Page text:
In recent years, the ACR Board, committees, and staff have engaged in many discussions about industry funding of ACR activities and the potential for conflicts of interest. Similar discussions have been echoing throughout organized medicine. Clearly, this is an issue with significant and widespread implications for medical societies, affecting areas such as direct support, scientific meetings, Continuing Medical Education activities, and program development.
In her “President’s Perspective” column in the July 2009 issue of The Rheumatologist, Sherine Gabriel, MD, provided an overview of industry support of ACR activity and issues related to conflicts of interest.1 Since then, the debate and relevant literature has expanded considerably (e.g., a recently published systematic review regarding patient attitudes, beliefs, and potential decision making related to physicians’ financial ties).2 In this editorial, we will focus on the issues that most directly affect activities of the ACR Committee on Quality of Care (QOC) and provide context for recent board-approved changes to ACR policies that direct quality efforts.
The QOC and its subcommittees have unique issues related to industry funding and the potential for influence, due to the committee’s work developing classification and response criteria, practice guidelines, and quality measures. Investment in these initiatives is only worthwhile if the resulting products are read, accepted, and implemented. One factor determining uptake is whether the final publication is considered trustworthy. Trustworthiness results from products that are perceived to be evidence based, systematically developed by diverse experts, transparent, and, of course, free from bias. The source of funding is a significant factor. The ACR Policy on Corporate Relationships has prohibited direct industry support of QOC activities, including ACR-developed guidelines and criteria. ACR policies have not been clear, however, regarding industry support for those guidelines, criteria, or measures that are developed externally and brought to the ACR for approval consideration. The ACR reviews these externally developed documents when requested to, recognizing that quality initiatives led by others can be worthy of ACR support for dissemination and adoption. This arrangement can be mutually beneficial, helping the authors (whether they are other professional societies or ACR members) achieve wide recognition and advancing the ACR’s mission.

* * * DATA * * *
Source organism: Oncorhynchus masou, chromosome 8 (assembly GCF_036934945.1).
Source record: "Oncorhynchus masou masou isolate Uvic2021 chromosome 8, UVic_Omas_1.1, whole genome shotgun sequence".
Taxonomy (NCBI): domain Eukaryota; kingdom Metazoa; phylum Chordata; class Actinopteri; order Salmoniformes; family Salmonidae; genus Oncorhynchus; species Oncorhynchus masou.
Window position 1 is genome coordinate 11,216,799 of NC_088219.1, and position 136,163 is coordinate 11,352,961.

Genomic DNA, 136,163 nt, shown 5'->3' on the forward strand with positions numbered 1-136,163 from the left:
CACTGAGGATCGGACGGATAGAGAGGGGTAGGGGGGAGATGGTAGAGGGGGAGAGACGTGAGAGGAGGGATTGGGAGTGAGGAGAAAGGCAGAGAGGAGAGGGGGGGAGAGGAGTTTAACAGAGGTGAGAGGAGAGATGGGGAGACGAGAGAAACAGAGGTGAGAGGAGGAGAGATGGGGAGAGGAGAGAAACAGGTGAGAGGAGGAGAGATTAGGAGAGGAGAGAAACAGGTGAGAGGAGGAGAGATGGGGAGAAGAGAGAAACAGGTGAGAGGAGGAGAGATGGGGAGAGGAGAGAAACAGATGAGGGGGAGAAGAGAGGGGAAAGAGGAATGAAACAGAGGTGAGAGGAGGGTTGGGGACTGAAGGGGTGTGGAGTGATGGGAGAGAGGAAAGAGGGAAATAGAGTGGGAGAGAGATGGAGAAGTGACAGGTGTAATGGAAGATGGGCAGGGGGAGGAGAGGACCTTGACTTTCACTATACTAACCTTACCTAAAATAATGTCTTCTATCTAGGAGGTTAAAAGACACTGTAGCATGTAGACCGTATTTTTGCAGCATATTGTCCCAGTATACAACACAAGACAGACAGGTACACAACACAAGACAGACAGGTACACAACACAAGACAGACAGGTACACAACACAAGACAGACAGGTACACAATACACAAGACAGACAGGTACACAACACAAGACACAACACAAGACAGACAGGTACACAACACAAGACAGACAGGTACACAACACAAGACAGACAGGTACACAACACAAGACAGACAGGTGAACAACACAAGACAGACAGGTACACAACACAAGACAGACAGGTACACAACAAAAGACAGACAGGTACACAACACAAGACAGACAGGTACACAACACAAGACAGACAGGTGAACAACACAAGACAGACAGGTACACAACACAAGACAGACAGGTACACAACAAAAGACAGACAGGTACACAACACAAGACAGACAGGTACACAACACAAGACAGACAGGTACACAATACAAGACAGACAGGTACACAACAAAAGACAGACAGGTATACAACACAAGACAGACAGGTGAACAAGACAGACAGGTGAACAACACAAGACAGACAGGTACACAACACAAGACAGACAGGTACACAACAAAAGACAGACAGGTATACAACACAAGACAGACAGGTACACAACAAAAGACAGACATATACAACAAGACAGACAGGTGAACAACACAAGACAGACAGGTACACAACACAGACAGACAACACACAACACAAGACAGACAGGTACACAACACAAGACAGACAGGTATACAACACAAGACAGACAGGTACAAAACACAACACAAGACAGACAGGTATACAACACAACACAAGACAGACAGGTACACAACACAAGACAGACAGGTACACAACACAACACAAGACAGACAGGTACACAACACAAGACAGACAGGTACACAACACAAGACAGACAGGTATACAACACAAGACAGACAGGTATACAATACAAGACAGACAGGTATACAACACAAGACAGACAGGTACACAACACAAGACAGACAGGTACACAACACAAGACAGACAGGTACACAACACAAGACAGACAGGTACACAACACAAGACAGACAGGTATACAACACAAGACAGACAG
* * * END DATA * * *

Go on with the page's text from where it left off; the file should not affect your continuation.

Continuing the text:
The ACR’s approval policies are intended to set clear expectations, maximize the potential for ACR approval of evidence-based and meaningful publications, and ensure the trustworthiness of any product with the ACR name on it. At their May 2010 meeting, the ACR board of directors approved changes to the Policy on Corporate Relationships. The policy now states that the ACR will not review for approval any criteria, guidelines, measures, or other quality-related documents developed with industry funding. This means that industry funding cannot be used to support any component of the process, including budget items unrelated to the investigators’ or committee members’ salary support (e.g., literature reviews, meetings, participant stipends). Consistent with the rest of the policy, “industry” is defined as pharmaceutical or biotech organizations.
Conflicts of Interest in a Complex Age
This change ensures that products approved for endorsement by the ACR are held to the same standards as ACR-developed products and helps set appropriate expectations among developers. Still, this change addresses only the tip of the iceberg of an evolving and extremely challenging issue. We are still learning whether and where industry involvement and “bias-free expertise” can comfortably intersect. It is inherent in the current healthcare system that many clinical experts have ties to industry. Industry funds a large portion of the clinical trials that form the evidence for evidence-based initiatives.